Don’t Get Left in the Cold, Use Your Layers!

We’ve had a warm fall, but with winter the cold weather is coming. This doesn’t mean you have to put away your bike and stop riding, we were outside teaching at Bridges PCS this morning! However, the colder it gets, the more attention you have to give to what you and your children are wearing. We’ll cover some typical tips below, but the key is to find what make you feel comfortable riding and that your children stay warm enough.

Youth on bikes at Bridges PCS

Youth on bikes at Bridges PCS

If you are an experienced year-round rider, then you will know the secret to cold weather riding is layering. This is super helpful for days on the edges of winter, where your evening commute might be 20 degrees warmer than your morning. I’ll talk about three layers, base, warm, and outer.

Base Layer
This is the innermost layer you wear. Ideally, it will be a soft wool or a wicking fabric (often referred to as “tech fabric”) and not cotton. Cotton will not keep you warm if it gets wet from rain, snow, or sweat. I wear light leggings under my pants most days during winter. This layer is less important for your children if they are passengers and not pedaling.

Warm Layer
This is the layer(s) that (surprise!) will keep you warm by trapping air and your body heat. Again, wool is a top performer here, and wool sweaters come in a wide variety of thickness and warmth. Fleece is also a good option. (Budget tip: wool sweaters can be found for cheap at thrift shops, if only for commuting a hole won’t matter under your outer layer!) Passengers will need more warm layer than you, as you’ll be working to move the bike but they will just be sitting there in the cold breeze.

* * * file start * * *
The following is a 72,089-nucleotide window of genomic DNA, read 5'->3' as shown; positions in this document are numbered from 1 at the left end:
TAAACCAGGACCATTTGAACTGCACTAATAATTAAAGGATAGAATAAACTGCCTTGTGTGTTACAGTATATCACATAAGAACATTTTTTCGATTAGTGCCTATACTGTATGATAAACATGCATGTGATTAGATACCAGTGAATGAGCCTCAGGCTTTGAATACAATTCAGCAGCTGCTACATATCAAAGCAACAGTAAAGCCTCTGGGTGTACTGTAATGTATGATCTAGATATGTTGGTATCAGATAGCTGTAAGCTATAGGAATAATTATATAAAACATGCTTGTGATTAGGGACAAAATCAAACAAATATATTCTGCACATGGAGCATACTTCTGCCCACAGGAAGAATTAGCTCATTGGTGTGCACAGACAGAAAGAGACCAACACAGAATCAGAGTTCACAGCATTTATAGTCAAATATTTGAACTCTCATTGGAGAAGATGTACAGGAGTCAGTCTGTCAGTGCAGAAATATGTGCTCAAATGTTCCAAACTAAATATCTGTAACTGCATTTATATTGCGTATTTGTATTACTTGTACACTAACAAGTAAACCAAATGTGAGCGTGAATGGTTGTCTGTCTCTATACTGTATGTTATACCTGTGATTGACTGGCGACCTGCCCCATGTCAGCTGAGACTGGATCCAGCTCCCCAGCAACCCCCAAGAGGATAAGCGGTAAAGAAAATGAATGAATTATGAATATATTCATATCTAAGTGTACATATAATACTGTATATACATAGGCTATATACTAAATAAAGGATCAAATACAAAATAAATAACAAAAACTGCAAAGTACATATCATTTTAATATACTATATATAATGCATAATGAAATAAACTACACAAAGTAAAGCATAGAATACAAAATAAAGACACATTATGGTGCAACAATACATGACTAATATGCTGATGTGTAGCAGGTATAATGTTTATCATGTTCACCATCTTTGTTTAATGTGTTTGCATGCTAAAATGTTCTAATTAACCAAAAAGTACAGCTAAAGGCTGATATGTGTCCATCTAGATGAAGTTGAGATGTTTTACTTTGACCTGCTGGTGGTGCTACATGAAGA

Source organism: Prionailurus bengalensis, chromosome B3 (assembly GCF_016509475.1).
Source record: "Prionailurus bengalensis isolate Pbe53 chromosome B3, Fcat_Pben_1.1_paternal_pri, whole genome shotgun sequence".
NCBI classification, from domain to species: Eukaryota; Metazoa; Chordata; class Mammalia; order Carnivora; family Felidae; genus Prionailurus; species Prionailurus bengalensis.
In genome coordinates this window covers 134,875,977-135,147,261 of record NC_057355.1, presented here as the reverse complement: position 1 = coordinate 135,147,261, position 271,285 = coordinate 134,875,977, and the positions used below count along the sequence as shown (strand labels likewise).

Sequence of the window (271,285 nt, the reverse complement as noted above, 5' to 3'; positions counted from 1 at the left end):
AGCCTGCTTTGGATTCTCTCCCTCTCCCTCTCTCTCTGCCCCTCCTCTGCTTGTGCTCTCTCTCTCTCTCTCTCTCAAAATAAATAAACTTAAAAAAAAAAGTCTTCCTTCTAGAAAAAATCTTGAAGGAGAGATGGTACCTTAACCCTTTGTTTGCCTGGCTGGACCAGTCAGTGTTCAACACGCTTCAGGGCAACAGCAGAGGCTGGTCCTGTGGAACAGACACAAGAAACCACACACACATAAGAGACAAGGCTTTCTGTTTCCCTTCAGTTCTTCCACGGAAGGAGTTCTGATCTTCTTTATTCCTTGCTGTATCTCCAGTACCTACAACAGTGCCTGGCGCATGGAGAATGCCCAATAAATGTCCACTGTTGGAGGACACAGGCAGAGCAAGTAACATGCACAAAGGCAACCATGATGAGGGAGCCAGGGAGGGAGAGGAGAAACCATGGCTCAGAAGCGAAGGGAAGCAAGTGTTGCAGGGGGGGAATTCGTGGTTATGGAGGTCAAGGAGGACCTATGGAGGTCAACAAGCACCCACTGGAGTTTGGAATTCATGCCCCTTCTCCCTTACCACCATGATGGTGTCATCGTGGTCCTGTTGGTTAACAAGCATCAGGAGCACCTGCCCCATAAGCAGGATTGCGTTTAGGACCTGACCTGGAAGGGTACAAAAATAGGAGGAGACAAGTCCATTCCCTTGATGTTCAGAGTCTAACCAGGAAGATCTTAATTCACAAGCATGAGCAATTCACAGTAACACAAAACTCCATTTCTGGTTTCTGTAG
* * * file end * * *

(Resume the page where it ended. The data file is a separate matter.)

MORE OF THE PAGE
Outer Layer
The most important part for your outer layer is to block the wind, with a close second to be waterproof, to keep your warm layers dry. When you ride, you are in a constant breeze, and that can steal your heat fast. This is especially important for children as passengers. If they are in a seat on your handlebars, they will be catching the full force of the wind and need to be bundled up more than if they are on a rear seat riding behind you. Snow suits work as great outer layer for kids, and they are warm and waterproof, and can be easy to pull off when you arrive where you’re going. Another option for smaller children is to wrap them inside a blanket or use a stroller snuggle. A bungie cord can help keep these in place and out of your wheels and chain.

Head, hands, and feet
Don’t forget the rest of you! A balaclava is a great option for a child to wear over their head and neck, but under their helmet. A scarf can we wrapped around neck, face, and ears and held in place with the helmet straps. Waterproof (and therefore windproof) boots also work well with thick socks on inside of them, or even rain boots pulled on over the top of regular shoes. I use thicker hiking socks for winter riding. Windproof gloves are key, and as it gets colder or the rides get longer, than lobster gloves or mittens become more important to keep your hands warm. Make sure that your gloves are not so bulky that you can’t use your brakes!